Convinced and converted by the awesome talent

The Rat Pack Live at Devonshire Park Theatre
The Rat Pack Live at Devonshire Park Theatre

The Boys are back in Town! Transport yourselves to Las Vegas when Sinatra, Sammy Davis Jr and Dean Martin fetch up next month at the lil’ old Devonshire Park Theatre!

From Las Vegas to Eastbourne is an awful long way, geographically and culturally, and here’s a personal confession that might not surprise you: the Nevada capital of glitz and gambling is not actually on my bucket list. I am sure it’s a riot for your stag party but it won’t make UNESCO City of Culture status.

But when the 1960s Sands Hotel hosted Sinatra and his friends for their fabulous, often impromptu music-making, you might have caught me sneaking in. Those must have been some unforgettable nights. The music is classic and timeless: gorgeous arrangements of memorable songs, delivered with style and panache by performers with huge personalities. The Rat Pack – incongruous name, and ever so slightly notorious – rightly turned that music into a genre.

Timeless is the key word, and this re-staging simply spins back the decades. The show has toured Eastbourne before, playing to rapturous audiences in the Congress Theatre, but the format can also work in the intimacy of the Devonshire Park Theatre. Indeed, the smaller auditorium may actually enhance that special connection of performers and audience.

Earlier this month I caught one of the final West End performances, before it took to the road – third stop Eastbourne, from March 6-10. That most sumptuous of London venues, the Theatre Royal Haymarket, all rich red satin and exquisite gold carving, was brimming with fans and they soaked up every moment.

Do not expect back stories and biographies, by the way. There may still be a play waiting to be written about the Rat Pack exploits, their alleged associations with politicians or organised crime, but this show isn’t it. Tonight is simply music night.

Even so, there is an unreconstructed feel to much of the show. The guys are in shiny suits and slimline ties. The fabulous dancers vamp it all up, but nobody minds. The humour is occasionally crass, and the Dean Martin portrayal centres too heavily on his legendary fondness for the bottle. Singers persistently entangle themselves with microphone leads until the joke has worn too thin.

But all of this actually achieves some authenticity: the night-club setting, the sense of relaxed camaraderie which must have ruled those nights of impromptu music-making (the boys were actually in Vegas during the making of the original Rat Pack movie in 1960).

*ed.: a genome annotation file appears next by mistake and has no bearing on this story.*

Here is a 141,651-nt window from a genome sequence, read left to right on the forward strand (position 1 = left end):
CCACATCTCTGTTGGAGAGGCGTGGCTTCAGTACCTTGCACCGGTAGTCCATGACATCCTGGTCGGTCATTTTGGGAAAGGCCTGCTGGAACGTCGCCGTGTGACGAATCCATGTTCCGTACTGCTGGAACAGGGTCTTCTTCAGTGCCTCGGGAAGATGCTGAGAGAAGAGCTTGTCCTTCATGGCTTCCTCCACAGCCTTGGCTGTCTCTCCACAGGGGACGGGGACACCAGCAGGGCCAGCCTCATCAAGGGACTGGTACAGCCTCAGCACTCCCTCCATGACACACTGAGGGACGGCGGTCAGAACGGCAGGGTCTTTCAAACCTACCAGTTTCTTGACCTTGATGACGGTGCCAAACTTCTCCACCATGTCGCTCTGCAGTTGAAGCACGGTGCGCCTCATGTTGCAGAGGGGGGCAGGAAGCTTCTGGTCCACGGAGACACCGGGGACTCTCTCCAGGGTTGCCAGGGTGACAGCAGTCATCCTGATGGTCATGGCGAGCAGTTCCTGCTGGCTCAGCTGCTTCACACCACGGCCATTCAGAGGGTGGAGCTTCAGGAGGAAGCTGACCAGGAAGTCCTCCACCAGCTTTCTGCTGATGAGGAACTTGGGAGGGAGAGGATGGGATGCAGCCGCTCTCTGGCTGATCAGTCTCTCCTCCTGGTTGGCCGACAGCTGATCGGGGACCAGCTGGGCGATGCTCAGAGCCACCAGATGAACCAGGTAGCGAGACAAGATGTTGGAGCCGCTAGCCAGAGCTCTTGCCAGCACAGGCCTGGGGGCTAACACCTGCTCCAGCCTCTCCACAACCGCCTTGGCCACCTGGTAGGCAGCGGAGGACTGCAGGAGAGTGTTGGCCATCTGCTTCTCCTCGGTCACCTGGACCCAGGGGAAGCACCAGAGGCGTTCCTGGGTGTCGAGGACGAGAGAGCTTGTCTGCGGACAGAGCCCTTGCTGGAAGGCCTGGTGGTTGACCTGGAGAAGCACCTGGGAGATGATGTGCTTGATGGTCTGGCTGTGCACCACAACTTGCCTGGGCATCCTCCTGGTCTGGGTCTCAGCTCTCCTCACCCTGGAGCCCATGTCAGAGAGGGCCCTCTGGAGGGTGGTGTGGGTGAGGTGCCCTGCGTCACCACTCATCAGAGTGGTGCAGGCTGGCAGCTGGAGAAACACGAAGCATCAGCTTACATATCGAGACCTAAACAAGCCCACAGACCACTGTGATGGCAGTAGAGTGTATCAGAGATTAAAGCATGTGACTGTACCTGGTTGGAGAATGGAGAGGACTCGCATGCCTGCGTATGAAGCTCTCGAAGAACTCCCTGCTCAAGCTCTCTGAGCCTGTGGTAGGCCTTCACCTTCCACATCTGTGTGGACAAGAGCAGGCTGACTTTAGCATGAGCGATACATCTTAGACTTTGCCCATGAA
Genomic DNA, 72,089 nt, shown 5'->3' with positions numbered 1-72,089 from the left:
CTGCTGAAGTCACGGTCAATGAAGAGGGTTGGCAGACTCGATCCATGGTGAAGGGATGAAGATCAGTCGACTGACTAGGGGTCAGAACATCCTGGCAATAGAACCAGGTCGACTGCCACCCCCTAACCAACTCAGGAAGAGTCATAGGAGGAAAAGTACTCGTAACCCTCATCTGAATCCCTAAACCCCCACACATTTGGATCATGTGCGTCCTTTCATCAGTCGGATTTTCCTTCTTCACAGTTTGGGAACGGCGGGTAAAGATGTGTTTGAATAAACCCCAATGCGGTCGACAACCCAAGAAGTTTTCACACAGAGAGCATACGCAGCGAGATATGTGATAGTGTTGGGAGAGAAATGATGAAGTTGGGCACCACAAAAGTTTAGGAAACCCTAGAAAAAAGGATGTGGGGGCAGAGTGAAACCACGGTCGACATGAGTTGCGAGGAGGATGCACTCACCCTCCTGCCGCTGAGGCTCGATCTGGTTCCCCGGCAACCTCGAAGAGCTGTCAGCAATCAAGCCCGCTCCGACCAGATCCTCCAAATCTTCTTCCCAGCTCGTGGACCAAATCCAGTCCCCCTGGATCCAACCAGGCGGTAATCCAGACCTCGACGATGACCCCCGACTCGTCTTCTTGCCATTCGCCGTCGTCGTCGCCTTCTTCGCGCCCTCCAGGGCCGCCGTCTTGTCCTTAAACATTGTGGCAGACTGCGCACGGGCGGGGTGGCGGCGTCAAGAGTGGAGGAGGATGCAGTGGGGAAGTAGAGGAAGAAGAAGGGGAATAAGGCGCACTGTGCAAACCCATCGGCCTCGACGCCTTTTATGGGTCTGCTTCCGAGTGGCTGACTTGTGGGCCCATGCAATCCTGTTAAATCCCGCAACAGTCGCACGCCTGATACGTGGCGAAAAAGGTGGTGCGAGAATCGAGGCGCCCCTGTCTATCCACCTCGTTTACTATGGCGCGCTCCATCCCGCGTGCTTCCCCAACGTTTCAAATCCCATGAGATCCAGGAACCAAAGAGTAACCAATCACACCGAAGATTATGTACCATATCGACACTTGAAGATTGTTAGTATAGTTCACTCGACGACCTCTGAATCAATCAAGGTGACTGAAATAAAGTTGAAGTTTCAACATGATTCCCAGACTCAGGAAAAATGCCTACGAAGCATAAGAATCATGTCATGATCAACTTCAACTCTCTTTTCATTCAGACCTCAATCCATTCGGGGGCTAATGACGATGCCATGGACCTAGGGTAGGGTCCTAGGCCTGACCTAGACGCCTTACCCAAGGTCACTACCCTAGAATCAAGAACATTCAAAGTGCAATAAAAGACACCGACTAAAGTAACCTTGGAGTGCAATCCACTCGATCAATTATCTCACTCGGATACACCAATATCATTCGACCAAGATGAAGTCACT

Musically, it all blends seamlessly. A superb twelve-piece band on stage – there’s a little challenge for the Devonshire Park crew, but you can bet they will find a way – is genially led from the piano by MD Matthew Freeman.

The classic numbers, over thirty of them, tumble out one after another. What’s your personal favourite? Black Magic, or Volare? It’s there. Night and Day, or New York, New York? They’re in. And all with assured and controlled delivery and a kind of satin power, like a purring limousine that accelerates without you noticing.

It is the principals who nail it. This is no run-of-the-mill tribute show. The company actually rotates the leads, but for each of the four main roles, they have come up with astoundingly talented performers. On the night I was in, Stephen Triffitt as Sinatra was unbelievable: you could be watching and hearing the man himself. David Hayes has the look, the body language and the personality of Sammy Davis Jr. Nigel Casey has made a career of his Dean Martin characterisation.

But they save the real treat for the second half. Nicola Emmanuel, although youngish in the role, is a sensational Ella Fitzgerald, delivering her iconic numbers with such control and beauty that you could close your eyes and be listening to the real Ella.

The musical arrangements have awesome power. All the singers can belt, and the audience lap it up. When Sinatra finishes Lady Is A Tramp on a thrilling jazz chord, a magnificent seventh, the auditorium is in meltdown. I turned up to this show intrigued, slightly sceptical, and I went away convinced and converted. The Rat Pack Live from Las Vegas – is live in Eastbourne. Treat yourselves. By Kevin Anderson.

Performances from March 6-10, tickets from £23.50 on 01323 412000 or online at eastbournetheatres.co.uk.